Foley in Sholay?

2 min read · Posted on: Aug 17, 2004 · Print this page

I finally figured out what “foley” stands for in the list of film credits. It is simply recreating sounds in creative ways that production mikes miss in the actual shooting. It is one of the most interesting aspects of movie making according to me. Steven Spielberg ones remarked that sound tells more than half of the story in a movie. But foley artists look at the world of sound effects in totally unique way. Rather than recreate the sound by recreating the action what caused it, they look for other similarly sounding events. For eg: in the oscar winning movie Terminator 2, the methods used were:

Bullets hitting T-1000
For the sound of the bullets hitting T-1000 Gary Rydstrom(foley artist) slammed an inverted glass into a bucket of yoghurt, getting a hard edge to accompany the goop

The sound of the crushed skull
The sound of the crushed skull is actually a pistachio beeing crunched by a metal plate.

Read the full interview here for more details. I’m sure this is an area in Bollywood which is catching up as seen in some movies. Imagine sholay being reshot which realistic sounding gunfire and trains! I would definitely like to work in this area
On my personal front, Archie (Archana) surprised me yesterday by “appearing” in the Bangalore DC. I was dumbstruck according to eye witnesses :). Well, later I met her friends Vidya and Hema. The former is her best friend in every sense of the word. We had lunch and seems, finally, I’ll have a contact in Bangalore who is quite aware of what’s hot and what’s not over here.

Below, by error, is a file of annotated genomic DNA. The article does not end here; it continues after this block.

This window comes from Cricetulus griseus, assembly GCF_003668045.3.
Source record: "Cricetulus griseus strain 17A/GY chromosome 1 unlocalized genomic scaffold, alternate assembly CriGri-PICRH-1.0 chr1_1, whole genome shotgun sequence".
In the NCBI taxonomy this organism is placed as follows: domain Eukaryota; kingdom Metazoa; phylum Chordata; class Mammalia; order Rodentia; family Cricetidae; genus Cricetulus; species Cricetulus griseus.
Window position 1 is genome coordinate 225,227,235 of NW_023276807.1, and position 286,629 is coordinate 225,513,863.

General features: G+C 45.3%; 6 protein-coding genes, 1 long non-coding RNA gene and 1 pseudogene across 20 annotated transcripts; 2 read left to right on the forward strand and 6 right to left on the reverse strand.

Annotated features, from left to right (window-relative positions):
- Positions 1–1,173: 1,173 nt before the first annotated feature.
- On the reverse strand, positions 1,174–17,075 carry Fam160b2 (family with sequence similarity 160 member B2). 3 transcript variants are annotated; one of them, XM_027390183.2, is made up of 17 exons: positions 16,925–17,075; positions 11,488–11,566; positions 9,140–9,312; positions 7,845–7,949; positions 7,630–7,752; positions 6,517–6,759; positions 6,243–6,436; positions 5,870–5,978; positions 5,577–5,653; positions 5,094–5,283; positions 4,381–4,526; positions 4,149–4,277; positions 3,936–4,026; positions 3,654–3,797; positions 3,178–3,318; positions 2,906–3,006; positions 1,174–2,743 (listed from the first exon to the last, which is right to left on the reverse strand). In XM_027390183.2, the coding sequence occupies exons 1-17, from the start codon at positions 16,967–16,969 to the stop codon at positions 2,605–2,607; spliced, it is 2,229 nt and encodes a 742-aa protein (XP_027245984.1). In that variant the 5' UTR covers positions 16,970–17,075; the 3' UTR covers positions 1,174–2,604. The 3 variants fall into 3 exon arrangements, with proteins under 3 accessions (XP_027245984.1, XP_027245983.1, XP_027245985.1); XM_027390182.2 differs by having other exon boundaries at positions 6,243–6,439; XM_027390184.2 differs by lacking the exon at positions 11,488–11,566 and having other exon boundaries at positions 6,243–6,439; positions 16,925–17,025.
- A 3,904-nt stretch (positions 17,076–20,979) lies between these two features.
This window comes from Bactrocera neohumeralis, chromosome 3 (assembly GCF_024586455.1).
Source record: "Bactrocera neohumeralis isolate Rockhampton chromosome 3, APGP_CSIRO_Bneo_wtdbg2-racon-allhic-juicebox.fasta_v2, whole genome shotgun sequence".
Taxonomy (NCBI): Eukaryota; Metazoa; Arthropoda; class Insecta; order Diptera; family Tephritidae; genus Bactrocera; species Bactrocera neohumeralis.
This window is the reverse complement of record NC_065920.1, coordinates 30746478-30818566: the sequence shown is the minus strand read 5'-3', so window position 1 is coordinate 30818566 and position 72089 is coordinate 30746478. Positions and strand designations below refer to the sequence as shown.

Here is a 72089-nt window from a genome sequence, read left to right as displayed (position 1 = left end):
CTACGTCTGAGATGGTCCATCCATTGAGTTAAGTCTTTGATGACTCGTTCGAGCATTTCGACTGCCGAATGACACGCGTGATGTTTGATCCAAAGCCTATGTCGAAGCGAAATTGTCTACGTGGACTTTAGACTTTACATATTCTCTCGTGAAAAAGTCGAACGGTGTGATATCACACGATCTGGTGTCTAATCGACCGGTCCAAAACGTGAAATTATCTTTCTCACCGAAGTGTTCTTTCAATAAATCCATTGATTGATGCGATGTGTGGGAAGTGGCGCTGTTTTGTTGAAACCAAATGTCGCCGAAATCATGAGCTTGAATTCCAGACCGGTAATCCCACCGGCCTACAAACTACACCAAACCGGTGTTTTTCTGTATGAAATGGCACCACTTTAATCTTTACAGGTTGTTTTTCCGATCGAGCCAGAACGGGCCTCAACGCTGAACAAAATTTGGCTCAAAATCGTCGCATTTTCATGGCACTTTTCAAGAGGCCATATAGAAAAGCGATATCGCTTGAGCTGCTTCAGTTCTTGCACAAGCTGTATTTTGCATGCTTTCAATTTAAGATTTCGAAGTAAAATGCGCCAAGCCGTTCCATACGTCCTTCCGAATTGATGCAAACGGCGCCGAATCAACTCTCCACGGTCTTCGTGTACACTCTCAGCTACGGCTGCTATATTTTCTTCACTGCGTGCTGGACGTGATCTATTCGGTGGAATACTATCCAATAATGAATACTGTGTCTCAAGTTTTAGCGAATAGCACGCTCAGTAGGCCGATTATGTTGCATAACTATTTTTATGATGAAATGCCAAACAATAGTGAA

The guest house folks though always friendly and nice, have started pestering me with the strange half monthly payment thing. Their legendary averseness to cheques (they sent someone along with my roommate to convert his SBI cheque to cash!) is another headache. Well, looks like I’ve made lot of friends out here in the guest house. The most important of them are Anmol, Alok, Dhiraj and Ram (who are Samarth’s friends) and of course my roommate, Shiv. Would you believe that we talk for hours till 1 am most of the days? Well, we talk about a lot of stuff including his 7 year stint in US, films and of course game programming. That sums up the last couple of days, I guess.

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Arun Ravindran

Arun is the author of "Django Design Patterns and Best Practices". Works as a Product Manager at Google. Avid open source enthusiast. Keen on Python. Loves to help people learn technology. Find out more about Arun on the about page.

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